Sen. Chris Murphy Condemns NCAA's Treatment Of Student-Athletes
U.S. Sen. Chris Murphy says the NCAA is not prioritizing the health of student-athletes. In a report released Monday, Murphy cited the governing body of college sports for failing on issues like football concussions, brain injury, and policing coaches who put athletes at risk.
“It is astounding that the NCAA hasn’t taken firmer steps to make sure that all of its members put the health of its athletes first,” Murphy said.
During a Monday news conference, Murphy said he hopes to call for federal legislation to address his concerns early next year. But he acknowledged that such a bill would be a “heavy lift.”
Still, Murphy said he has ideas for change: providing student-athletes with health care coverage and access to independent health care advisers, and guaranteed four-year scholarships for students recruited to play sports.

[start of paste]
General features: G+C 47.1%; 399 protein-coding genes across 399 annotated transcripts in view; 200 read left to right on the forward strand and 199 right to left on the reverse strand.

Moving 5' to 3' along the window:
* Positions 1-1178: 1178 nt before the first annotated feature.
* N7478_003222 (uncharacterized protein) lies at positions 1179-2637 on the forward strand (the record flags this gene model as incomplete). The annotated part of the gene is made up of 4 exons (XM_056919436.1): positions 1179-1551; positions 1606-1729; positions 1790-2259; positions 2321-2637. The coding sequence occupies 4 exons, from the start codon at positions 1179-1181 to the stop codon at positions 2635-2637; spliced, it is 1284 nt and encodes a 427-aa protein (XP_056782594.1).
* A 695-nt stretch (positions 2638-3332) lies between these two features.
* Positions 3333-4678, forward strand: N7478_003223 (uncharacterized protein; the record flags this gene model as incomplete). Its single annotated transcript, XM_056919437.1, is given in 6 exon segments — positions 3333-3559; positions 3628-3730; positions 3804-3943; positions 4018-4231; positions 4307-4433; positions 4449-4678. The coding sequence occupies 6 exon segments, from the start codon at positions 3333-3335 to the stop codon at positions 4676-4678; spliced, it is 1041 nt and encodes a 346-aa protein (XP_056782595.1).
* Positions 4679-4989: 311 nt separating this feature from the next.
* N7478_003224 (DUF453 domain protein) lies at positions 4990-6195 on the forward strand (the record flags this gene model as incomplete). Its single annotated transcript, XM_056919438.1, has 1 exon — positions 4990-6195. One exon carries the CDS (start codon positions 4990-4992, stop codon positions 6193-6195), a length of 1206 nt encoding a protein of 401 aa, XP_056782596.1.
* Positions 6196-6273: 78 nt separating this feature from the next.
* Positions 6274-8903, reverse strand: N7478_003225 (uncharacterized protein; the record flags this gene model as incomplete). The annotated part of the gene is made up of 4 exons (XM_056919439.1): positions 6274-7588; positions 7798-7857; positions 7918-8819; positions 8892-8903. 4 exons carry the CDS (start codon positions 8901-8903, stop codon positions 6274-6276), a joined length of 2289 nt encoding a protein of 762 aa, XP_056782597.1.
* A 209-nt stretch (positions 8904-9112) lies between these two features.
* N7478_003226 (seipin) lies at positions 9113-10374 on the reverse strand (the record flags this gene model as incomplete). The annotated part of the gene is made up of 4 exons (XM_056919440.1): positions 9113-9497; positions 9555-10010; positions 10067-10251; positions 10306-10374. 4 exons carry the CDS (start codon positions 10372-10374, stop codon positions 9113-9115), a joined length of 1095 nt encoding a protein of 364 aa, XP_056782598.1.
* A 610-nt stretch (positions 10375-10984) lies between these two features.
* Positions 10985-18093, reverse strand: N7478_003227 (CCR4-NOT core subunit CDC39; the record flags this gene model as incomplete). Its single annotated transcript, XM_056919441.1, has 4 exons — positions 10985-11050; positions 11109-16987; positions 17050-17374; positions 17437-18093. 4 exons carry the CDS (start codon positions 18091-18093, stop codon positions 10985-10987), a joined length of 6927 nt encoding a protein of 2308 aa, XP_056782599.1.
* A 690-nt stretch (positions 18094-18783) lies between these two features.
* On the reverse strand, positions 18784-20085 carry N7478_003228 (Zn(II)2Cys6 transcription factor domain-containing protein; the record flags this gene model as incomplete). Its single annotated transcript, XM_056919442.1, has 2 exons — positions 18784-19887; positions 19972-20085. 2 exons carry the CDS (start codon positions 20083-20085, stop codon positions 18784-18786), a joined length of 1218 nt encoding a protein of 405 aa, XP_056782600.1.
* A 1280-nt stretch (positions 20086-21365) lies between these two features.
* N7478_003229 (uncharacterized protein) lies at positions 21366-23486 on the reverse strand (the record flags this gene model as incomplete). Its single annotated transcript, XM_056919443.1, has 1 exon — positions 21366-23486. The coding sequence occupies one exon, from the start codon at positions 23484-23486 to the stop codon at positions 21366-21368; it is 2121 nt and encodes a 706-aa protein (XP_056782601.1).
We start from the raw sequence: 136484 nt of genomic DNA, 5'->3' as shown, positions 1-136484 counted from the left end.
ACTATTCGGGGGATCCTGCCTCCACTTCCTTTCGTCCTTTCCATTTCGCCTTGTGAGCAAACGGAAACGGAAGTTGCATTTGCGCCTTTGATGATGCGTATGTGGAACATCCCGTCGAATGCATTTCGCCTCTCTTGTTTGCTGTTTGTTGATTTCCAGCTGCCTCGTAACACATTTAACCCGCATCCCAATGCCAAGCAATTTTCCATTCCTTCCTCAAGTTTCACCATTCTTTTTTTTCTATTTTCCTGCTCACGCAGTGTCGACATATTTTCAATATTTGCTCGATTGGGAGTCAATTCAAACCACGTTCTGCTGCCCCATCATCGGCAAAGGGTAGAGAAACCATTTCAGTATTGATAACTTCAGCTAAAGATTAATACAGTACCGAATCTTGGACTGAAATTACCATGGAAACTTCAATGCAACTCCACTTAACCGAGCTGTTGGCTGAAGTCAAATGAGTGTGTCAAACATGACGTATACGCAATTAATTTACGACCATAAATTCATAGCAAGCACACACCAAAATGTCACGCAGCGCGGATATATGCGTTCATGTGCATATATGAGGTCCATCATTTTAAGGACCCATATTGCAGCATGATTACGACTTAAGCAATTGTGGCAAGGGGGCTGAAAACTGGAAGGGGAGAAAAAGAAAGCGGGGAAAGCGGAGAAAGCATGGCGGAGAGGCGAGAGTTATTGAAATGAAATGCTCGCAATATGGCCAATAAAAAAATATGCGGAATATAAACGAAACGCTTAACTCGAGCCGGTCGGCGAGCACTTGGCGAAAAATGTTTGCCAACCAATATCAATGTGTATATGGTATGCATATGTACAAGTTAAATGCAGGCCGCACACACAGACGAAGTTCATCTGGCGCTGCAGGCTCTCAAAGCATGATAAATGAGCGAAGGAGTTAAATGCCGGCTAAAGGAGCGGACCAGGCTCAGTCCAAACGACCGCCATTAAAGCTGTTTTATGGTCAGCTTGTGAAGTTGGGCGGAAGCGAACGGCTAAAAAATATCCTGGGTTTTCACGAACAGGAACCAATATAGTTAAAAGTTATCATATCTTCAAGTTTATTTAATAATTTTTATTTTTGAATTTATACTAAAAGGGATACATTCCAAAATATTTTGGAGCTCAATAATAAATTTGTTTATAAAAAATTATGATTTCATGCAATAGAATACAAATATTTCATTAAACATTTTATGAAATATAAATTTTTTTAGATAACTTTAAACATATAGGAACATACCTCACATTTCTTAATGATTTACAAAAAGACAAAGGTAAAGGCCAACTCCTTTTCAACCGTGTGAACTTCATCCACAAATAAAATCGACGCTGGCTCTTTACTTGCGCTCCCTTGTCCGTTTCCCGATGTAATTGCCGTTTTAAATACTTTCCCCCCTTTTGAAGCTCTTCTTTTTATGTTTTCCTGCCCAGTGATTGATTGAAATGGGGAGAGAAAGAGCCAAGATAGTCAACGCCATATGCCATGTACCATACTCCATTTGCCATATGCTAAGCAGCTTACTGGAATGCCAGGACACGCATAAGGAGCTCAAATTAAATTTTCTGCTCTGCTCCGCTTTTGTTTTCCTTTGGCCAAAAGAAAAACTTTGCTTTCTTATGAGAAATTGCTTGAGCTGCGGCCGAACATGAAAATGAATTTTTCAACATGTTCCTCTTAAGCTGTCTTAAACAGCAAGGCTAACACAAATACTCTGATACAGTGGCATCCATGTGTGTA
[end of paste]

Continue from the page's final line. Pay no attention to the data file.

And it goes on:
“The NCAA says that these are student-athletes. Well, the problem is, as soon as they stop being athletes, the colleges don’t let them be students any longer,” Murphy said.
The Monday report is the third that Murphy’s office has issued on college athletics. Other reports addressed money in college sports and how some colleges fail to provide student-athletes adequate education and compensation.
“It seems at the very least that there likely needs to be a minimum expectation of student compensation rights that is set by the federal government,” Murphy said.
The NCAA did not immediately respond to a request for comment. But in an email late Monday afternoon, Murphy’s office said the Connecticut Democrat and Republican Sen. Mitt Romney of Utah will meet with NCAA president Mark Emmert Tuesday morning.